Each year, on March 5th, Absinthe is celebrated for those 21 and older (responsibly, of course).
Absinthe is made using wormwood, anise and fennel. They are infused and then distilled to create the strong licorice tasting beverage. Absinthe has a very high alcohol content. To disguise the taste, and make the beverage sweeter, absinthe is often served with a sugar cube. The sugar cube is placed on a slotted spoon over the glass and water poured over the sugar.
Pierre Ordinaire has been credited to it’s invention. Ordinaire, a doctor in France in the early parts of the 19th century gave his patients absinthe for many of their illnesses.
For years, absinthe has been known as The Green Fairy. The beverage was popular during the later part of the 19th century with artists. Absinthe is said to have hallucinogenic effects. It is rumored that Vincent Van Gogh was a regular drinker of Absinthe. Regular drinkers developed “absinthism”, a condition coined at the time.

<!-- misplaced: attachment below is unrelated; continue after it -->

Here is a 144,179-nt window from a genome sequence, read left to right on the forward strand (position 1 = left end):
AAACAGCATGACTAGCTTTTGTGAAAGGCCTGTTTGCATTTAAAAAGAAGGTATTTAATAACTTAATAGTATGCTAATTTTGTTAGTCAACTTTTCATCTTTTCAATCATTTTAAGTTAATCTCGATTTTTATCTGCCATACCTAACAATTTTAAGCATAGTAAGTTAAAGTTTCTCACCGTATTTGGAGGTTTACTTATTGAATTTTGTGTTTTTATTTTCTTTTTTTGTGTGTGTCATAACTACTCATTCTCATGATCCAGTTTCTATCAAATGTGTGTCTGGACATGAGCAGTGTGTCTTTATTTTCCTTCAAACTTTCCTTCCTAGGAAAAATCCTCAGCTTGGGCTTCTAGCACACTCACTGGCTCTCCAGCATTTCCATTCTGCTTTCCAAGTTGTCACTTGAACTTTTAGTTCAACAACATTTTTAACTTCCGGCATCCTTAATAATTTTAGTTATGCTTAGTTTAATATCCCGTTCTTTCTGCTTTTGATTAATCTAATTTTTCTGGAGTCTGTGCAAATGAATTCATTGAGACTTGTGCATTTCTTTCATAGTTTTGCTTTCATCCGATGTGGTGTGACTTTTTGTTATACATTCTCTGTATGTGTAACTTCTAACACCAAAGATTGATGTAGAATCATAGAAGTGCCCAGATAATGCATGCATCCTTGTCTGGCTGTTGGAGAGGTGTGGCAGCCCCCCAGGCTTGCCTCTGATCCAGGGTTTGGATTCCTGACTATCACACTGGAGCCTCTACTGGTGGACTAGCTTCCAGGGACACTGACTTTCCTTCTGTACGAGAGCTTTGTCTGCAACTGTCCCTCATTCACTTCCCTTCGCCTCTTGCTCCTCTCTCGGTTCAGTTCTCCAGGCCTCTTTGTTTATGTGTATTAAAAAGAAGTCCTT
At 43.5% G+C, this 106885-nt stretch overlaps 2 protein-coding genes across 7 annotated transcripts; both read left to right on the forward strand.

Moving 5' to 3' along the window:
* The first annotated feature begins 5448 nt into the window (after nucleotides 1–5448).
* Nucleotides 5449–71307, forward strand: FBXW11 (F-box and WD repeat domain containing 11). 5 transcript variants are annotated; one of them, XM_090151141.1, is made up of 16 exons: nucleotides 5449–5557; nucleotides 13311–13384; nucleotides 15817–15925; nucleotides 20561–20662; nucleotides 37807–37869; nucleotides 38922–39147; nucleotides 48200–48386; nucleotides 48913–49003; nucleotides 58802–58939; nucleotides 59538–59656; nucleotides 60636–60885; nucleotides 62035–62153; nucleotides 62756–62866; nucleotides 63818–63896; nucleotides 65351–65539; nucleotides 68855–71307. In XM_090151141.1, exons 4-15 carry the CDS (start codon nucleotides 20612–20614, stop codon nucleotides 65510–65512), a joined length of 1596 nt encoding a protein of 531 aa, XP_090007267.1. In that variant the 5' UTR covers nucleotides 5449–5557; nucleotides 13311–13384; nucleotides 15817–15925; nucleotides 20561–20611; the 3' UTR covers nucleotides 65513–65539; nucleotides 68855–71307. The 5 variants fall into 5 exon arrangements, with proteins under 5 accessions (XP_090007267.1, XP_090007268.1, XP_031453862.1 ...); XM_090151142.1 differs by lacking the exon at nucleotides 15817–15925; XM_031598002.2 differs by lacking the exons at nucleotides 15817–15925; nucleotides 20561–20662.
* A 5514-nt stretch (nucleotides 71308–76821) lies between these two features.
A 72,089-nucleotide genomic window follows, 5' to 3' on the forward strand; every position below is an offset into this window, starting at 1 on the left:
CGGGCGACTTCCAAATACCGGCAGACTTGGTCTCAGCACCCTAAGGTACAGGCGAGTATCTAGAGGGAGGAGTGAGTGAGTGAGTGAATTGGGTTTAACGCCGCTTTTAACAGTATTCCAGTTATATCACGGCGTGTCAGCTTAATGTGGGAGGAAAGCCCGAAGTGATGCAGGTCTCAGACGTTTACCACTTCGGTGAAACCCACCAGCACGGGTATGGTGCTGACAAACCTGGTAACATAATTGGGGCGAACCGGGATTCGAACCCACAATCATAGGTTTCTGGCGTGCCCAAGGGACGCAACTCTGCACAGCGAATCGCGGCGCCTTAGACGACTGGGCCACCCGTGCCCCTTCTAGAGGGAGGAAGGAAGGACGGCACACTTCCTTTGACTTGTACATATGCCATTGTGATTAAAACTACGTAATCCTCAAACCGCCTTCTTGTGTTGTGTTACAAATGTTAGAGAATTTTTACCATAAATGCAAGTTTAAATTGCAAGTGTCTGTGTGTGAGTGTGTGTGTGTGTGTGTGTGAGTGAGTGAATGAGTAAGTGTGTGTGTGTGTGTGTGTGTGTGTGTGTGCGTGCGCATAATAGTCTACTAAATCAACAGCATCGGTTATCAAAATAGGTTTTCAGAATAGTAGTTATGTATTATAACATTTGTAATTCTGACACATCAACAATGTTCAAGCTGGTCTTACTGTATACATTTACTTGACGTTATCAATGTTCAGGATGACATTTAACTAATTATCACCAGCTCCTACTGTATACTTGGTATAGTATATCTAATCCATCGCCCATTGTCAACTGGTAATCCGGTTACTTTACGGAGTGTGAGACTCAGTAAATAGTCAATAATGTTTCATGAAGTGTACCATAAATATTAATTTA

Green Fairy Causes Madness?
The Green Fairy, which also took on the name The Green Goddess or The Green Lady, took much blame for causing madness, low morality, and seizures in people who drank on a regular basis. It’s reputation took some severe blows. The scandal of 1905, involving a French worker who killed his wife and child was one of the final blows for Absinthe. He had been drinking the “Green Fairy” all day.
Soon after the incident, Absinthe was banned in France. Other countries soon followed. The ban has been lifted in many countries, including the United States.
Studies over the years have proven that Absinthe does not cause hallucinogenic responses in people. It does, however, have a higher alcohol content than other spirits, so keeping that in mind is important to drink responsibly.